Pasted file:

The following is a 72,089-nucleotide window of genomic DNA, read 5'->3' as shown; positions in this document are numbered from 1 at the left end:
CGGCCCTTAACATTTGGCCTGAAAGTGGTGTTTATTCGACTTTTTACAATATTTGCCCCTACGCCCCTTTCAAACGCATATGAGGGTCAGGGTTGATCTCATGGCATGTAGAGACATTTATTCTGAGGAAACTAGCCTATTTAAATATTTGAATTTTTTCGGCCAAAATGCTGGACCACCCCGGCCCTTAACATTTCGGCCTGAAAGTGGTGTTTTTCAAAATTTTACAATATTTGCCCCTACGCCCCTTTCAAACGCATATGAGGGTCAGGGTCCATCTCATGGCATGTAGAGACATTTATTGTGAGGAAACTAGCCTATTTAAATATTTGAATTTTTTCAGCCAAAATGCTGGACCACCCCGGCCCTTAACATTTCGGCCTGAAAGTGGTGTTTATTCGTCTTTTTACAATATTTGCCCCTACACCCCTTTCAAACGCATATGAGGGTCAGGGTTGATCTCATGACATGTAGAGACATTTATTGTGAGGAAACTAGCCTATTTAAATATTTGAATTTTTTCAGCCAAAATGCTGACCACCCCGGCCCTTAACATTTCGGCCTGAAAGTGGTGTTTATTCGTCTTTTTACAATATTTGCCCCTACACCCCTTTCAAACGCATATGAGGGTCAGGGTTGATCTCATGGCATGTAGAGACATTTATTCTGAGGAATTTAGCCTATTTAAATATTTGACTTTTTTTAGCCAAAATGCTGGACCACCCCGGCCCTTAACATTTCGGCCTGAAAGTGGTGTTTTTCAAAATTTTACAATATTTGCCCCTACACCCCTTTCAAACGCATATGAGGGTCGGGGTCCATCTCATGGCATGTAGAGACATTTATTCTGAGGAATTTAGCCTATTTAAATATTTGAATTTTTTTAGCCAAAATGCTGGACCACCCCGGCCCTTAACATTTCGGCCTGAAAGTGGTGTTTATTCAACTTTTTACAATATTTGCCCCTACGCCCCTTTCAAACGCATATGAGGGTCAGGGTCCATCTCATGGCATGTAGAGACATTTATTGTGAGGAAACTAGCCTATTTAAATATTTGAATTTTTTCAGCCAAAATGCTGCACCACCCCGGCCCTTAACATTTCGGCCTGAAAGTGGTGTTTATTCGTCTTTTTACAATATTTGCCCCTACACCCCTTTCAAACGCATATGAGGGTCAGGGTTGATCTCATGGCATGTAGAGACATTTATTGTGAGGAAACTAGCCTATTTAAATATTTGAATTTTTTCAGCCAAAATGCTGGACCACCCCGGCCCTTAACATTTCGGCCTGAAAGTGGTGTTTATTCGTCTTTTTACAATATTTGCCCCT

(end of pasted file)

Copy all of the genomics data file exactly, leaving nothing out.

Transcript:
The following is a 72,089-nucleotide window of genomic DNA, read 5'->3' as shown; positions in this document are numbered from 1 at the left end:
CGGCCCTTAACATTTGGCCTGAAAGTGGTGTTTATTCGACTTTTTACAATATTTGCCCCTACGCCCCTTTCAAACGCATATGAGGGTCAGGGTTGATCTCATGGCATGTAGAGACATTTATTCTGAGGAAACTAGCCTATTTAAATATTTGAATTTTTTCGGCCAAAATGCTGGACCACCCCGGCCCTTAACATTTCGGCCTGAAAGTGGTGTTTTTCAAAATTTTACAATATTTGCCCCTACGCCCCTTTCAAACGCATATGAGGGTCAGGGTCCATCTCATGGCATGTAGAGACATTTATTGTGAGGAAACTAGCCTATTTAAATATTTGAATTTTTTCAGCCAAAATGCTGGACCACCCCGGCCCTTAACATTTCGGCCTGAAAGTGGTGTTTATTCGTCTTTTTACAATATTTGCCCCTACACCCCTTTCAAACGCATATGAGGGTCAGGGTTGATCTCATGACATGTAGAGACATTTATTGTGAGGAAACTAGCCTATTTAAATATTTGAATTTTTTCAGCCAAAATGCTGACCACCCCGGCCCTTAACATTTCGGCCTGAAAGTGGTGTTTATTCGTCTTTTTACAATATTTGCCCCTACACCCCTTTCAAACGCATATGAGGGTCAGGGTTGATCTCATGGCATGTAGAGACATTTATTCTGAGGAATTTAGCCTATTTAAATATTTGACTTTTTTTAGCCAAAATGCTGGACCACCCCGGCCCTTAACATTTCGGCCTGAAAGTGGTGTTTTTCAAAATTTTACAATATTTGCCCCTACACCCCTTTCAAACGCATATGAGGGTCGGGGTCCATCTCATGGCATGTAGAGACATTTATTCTGAGGAATTTAGCCTATTTAAATATTTGAATTTTTTTAGCCAAAATGCTGGACCACCCCGGCCCTTAACATTTCGGCCTGAAAGTGGTGTTTATTCAACTTTTTACAATATTTGCCCCTACGCCCCTTTCAAACGCATATGAGGGTCAGGGTCCATCTCATGGCATGTAGAGACATTTATTGTGAGGAAACTAGCCTATTTAAATATTTGAATTTTTTCAGCCAAAATGCTGCACCACCCCGGCCCTTAACATTTCGGCCTGAAAGTGGTGTTTATTCGTCTTTTTACAATATTTGCCCCTACACCCCTTTCAAACGCATATGAGGGTCAGGGTTGATCTCATGGCATGTAGAGACATTTATTGTGAGGAAACTAGCCTATTTAAATATTTGAATTTTTTCAGCCAAAATGCTGGACCACCCCGGCCCTTAACATTTCGGCCTGAAAGTGGTGTTTATTCGTCTTTTTACAATATTTGCCCCT